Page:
This display is primarily based around the collection of bottles pictured. I have also incorporated a few other items I had on hand – a wooden boat (I bought nearly 20 years ago from Crazy Clints for $10), a vase with my wedding flowers (yes I kept them second-time around, and yes, totally fake) and a pot with red orchids (I bought from Target nearly ten years ago). The rest, however, are bottles that I thought were interesting and too nice to throw into the recycling bin.
The power of using these bottles is in the number and variety in the collection. There is a mixture of sizes, patterns, decorations and curves. When grouped, the collection reflects light at different levels and creates light in a dark corner. Yes- it started off with fewer bottles, and yes, it will continue to grow if something new catches my eye.
The items delivering the red pop of colour are placed at diagonally opposite corners of the cupboard top. The one with the structure that is more interesting is placed at the front (the orchid), because it will be seen first.
The bottles are added in layers. Tallest at the back and shortest at the front. Note they are not in neat lines, there is some mixing of sizes to ensure visual interest. The prettiest one (an old gin bottle with flowers in the glass) is placed on the right side, because it can be seen from two vantage points.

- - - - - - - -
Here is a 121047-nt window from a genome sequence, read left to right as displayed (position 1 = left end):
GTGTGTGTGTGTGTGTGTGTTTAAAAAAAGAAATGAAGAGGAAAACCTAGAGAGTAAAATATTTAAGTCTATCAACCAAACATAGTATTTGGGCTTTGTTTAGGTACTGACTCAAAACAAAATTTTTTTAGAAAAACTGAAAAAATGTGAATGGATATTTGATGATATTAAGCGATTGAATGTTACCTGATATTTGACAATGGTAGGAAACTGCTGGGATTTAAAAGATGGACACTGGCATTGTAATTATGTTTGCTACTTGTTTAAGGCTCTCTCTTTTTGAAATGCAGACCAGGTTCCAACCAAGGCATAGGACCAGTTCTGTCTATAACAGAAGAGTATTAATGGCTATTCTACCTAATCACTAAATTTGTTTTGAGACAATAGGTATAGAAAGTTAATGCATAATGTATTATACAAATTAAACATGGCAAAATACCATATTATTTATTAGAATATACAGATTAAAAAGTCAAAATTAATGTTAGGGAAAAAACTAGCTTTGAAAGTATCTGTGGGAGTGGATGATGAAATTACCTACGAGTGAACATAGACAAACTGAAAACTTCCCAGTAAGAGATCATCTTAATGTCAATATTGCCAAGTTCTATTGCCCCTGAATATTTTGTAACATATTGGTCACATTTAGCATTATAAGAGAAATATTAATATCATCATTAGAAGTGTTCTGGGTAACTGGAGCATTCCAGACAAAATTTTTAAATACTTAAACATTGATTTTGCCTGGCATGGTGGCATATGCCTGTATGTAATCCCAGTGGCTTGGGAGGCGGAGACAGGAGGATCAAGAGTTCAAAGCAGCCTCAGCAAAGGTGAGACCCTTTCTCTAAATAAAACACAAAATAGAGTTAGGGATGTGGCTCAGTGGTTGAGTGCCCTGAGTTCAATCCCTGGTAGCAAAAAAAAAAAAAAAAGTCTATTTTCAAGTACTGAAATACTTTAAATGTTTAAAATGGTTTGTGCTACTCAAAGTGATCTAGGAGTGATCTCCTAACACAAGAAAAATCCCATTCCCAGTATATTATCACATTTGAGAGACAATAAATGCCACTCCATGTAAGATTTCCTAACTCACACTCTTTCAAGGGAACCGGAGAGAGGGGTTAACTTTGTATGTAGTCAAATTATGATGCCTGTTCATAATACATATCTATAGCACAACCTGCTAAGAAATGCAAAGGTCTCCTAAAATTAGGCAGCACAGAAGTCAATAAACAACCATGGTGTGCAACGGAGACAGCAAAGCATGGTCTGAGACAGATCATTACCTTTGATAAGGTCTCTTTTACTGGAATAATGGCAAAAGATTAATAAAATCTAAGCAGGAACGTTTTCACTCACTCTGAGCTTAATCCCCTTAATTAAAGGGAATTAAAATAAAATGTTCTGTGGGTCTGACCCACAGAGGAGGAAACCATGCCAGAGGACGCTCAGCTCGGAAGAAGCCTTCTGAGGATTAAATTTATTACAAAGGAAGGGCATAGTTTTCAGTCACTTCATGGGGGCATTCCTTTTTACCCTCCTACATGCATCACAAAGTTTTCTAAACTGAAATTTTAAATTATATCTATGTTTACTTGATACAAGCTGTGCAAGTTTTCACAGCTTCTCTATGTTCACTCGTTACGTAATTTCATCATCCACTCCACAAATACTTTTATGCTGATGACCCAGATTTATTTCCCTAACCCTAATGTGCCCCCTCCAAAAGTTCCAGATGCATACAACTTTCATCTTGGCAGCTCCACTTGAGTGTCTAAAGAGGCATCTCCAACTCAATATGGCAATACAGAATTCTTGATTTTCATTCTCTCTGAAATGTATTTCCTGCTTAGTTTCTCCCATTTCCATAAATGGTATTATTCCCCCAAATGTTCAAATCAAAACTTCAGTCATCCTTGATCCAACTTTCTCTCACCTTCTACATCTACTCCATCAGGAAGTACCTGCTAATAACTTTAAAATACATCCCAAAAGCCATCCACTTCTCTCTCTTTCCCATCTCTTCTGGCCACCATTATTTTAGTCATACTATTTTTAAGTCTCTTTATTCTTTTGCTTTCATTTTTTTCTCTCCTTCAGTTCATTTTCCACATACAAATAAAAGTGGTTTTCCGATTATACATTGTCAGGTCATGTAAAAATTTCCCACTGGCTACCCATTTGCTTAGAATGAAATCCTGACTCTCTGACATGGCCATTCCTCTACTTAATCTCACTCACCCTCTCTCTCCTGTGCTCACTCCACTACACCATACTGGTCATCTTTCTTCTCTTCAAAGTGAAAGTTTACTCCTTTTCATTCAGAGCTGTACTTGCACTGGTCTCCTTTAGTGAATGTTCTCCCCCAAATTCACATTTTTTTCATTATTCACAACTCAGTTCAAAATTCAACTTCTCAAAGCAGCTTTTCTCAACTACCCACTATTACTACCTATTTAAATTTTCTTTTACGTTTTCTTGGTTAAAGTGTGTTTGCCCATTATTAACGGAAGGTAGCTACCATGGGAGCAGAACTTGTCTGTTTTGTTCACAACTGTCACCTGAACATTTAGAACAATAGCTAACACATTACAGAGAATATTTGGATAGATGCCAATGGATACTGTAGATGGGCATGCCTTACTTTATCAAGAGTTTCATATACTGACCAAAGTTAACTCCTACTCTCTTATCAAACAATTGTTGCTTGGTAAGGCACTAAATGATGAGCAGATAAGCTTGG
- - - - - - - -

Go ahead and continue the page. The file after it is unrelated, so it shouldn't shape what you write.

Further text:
Finally, the boat is added to the front. This has a couple of important impacts. 1. It ties the vignette into the general theme of the living space, which is coastal. 2. It covers the bases of many of the bottles and draws your eye first. It also hides the one bottle that I couldn’t get the label off (it’s a soy sauce bottle)!
A final word – look at the height transitions. There is a gradual change from high to low in multiple directions – this provides balance that calms the mind.
- High to low bottles -from the back toward the front.
- High to low feature pieces – both diagonally front to back and also left to right.